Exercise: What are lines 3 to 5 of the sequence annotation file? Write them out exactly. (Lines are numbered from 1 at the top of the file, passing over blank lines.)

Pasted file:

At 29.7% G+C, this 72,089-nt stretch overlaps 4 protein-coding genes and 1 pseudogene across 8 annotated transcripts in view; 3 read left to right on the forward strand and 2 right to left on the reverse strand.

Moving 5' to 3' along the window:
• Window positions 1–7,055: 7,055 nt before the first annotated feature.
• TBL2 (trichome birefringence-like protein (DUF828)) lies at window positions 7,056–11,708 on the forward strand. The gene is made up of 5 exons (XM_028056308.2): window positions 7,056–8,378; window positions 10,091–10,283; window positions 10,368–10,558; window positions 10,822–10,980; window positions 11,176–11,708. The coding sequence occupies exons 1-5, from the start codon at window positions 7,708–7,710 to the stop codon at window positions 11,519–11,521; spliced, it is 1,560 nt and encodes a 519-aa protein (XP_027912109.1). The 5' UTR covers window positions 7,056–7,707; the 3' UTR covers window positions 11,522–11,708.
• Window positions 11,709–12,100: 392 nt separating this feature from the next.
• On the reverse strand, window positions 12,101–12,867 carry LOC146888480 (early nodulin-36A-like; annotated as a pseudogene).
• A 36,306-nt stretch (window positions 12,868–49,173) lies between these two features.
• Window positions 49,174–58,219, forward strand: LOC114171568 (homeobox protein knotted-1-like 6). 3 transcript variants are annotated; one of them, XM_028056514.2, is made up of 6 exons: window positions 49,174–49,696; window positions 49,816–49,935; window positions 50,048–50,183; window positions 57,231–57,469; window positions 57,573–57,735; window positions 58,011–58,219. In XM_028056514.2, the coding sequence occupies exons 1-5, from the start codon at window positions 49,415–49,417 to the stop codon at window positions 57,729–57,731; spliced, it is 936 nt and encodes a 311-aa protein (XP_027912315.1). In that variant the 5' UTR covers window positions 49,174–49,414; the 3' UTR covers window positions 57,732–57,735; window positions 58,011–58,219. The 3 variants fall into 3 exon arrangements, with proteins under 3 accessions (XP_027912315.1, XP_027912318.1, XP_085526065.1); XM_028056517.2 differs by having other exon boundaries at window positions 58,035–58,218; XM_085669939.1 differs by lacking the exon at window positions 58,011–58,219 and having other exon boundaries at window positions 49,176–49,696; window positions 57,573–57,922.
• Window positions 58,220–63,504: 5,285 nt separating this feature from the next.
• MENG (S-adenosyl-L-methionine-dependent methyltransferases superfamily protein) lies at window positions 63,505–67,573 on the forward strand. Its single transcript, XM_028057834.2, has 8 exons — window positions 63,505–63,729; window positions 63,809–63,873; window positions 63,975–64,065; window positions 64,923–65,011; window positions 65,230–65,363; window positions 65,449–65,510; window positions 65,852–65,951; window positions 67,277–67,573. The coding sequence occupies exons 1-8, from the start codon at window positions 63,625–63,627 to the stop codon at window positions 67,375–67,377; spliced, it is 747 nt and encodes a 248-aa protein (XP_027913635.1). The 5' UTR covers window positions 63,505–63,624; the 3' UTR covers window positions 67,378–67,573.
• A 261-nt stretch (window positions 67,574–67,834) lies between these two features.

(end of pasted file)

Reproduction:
• Window positions 1–7,055: 7,055 nt before the first annotated feature.
• TBL2 (trichome birefringence-like protein (DUF828)) lies at window positions 7,056–11,708 on the forward strand. The gene is made up of 5 exons (XM_028056308.2): window positions 7,056–8,378; window positions 10,091–10,283; window positions 10,368–10,558; window positions 10,822–10,980; window positions 11,176–11,708. The coding sequence occupies exons 1-5, from the start codon at window positions 7,708–7,710 to the stop codon at window positions 11,519–11,521; spliced, it is 1,560 nt and encodes a 519-aa protein (XP_027912109.1). The 5' UTR covers window positions 7,056–7,707; the 3' UTR covers window positions 11,522–11,708.
• Window positions 11,709–12,100: 392 nt separating this feature from the next.